Ezekiel 11:23
And the glory of the LORD rose up from within the city and stood over the mountain east of the city.
Sermons
Climbing the MountainG. W. M'Cree.Ezekiel 11:23
Departure of God from His TempleC. Simeon, M. A.Ezekiel 11:23
This language is of frequent occurrence in Scripture, and applies to the relation between Jehovah and his chosen and covenant people Israel. It is ideal, for, as a matter of fact, the descendants of Abraham and of Jacob were constantly in rebellion against God, and alienated from him by their wicked works. Yet it was actually true of an election within the nation. And it remains forever applicable, in strict and literal truth, to all those who receive Divine grace, acknowledge Divine authority, and rejoice in Divine communion.

I. THE OBEDIENT ARE CLAIMED AND OWNED BY GOD AS HIS PEOPLE. "They shall be my people," says the Eternal. They are his:

1. To possess. They are his property, and they bear upon them his mark.

2. To control. They are his servants, yielding themselves to him, and their powers as instruments in his service.

3. To love. God loves his own people, as a father loves his own children, as a husband loves his own wife.

4. To bless. The Lord is mindful of his own. There is nothing that is for their good which he withholds from them.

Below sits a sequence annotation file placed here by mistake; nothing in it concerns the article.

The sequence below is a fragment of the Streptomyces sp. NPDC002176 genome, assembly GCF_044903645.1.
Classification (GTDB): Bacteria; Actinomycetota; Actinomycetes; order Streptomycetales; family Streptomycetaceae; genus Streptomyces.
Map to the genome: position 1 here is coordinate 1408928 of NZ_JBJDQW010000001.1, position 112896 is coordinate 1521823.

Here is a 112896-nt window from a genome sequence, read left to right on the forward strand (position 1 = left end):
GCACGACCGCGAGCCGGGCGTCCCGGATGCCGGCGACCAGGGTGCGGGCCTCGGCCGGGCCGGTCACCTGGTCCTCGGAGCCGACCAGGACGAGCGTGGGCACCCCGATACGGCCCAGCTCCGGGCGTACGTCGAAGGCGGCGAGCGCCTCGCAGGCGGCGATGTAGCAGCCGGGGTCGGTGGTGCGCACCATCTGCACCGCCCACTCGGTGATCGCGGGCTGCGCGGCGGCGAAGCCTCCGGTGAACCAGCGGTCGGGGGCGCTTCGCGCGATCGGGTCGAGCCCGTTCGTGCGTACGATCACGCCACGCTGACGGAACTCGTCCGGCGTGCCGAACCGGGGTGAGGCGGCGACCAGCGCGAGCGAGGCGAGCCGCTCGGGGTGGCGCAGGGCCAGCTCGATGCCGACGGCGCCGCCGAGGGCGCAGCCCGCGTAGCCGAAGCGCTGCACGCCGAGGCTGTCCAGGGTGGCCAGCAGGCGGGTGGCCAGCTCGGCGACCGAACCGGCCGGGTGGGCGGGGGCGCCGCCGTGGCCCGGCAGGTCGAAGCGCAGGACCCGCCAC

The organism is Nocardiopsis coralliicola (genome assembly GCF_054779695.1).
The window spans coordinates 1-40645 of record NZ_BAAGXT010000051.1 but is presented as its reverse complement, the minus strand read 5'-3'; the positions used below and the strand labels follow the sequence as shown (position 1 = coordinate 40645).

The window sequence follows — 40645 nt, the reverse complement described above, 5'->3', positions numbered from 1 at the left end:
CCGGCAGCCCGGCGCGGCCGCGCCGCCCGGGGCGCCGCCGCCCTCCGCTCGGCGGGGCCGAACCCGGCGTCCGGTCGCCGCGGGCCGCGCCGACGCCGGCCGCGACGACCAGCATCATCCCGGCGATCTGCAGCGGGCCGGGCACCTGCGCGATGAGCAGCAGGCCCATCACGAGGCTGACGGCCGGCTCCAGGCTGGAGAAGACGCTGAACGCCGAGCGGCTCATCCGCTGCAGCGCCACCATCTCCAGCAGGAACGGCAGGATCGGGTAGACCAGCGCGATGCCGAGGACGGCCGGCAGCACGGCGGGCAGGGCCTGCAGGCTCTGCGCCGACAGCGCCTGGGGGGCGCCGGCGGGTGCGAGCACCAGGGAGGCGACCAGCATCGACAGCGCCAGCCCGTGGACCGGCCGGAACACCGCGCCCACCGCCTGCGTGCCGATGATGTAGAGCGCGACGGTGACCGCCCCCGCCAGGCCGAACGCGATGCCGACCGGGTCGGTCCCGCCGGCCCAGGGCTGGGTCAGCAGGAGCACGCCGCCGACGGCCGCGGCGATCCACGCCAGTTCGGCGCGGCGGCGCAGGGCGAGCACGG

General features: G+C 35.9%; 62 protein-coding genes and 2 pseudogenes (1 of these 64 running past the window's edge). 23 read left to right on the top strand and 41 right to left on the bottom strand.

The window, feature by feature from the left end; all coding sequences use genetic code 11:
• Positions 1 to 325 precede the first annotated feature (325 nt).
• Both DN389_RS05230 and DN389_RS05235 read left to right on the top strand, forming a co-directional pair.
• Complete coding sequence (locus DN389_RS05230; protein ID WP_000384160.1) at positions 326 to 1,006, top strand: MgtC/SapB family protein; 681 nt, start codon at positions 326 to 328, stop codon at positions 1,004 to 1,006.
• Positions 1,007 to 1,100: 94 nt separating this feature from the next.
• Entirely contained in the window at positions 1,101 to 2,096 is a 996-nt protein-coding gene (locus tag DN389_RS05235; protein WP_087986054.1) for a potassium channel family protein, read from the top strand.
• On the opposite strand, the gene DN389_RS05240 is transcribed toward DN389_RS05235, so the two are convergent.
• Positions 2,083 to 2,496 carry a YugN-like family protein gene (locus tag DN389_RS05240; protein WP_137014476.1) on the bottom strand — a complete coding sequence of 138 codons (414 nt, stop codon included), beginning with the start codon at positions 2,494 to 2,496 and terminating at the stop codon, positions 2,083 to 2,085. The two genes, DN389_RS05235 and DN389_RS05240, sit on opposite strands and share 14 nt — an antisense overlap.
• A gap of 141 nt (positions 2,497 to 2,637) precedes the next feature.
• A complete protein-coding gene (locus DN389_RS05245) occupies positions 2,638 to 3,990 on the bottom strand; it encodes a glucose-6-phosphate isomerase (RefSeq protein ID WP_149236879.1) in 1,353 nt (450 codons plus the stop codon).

II. GOD IS CLAIMED AND OWNED BY THE OBEDIENT AS THEIR GOD. On this account:

1. They reverence him. Let others offer their adoration where they will, the Lord, say they, is our God, and him only will we serve.

2. They trust him. His ways may sometimes be dark, and his counsels perplexing; but he is theirs, and therefore they will not withdraw their confidence from him.

8. They glorify him with all their powers. To them there is no limit to their Lord's claims and authority; he has but to say, Go, and they go; Come, and they come; Do this, and it is done.

4. They hope in his promises. He has given them his word that they shall be brought to everlasting salvation; and the assurance, coming from their own covenant God, inspires them with a bright and consolatory hope. "This God is our God forever and ever; ... our Guide, even unto death." - T.







The glory of the Lord went up from the midst of the city.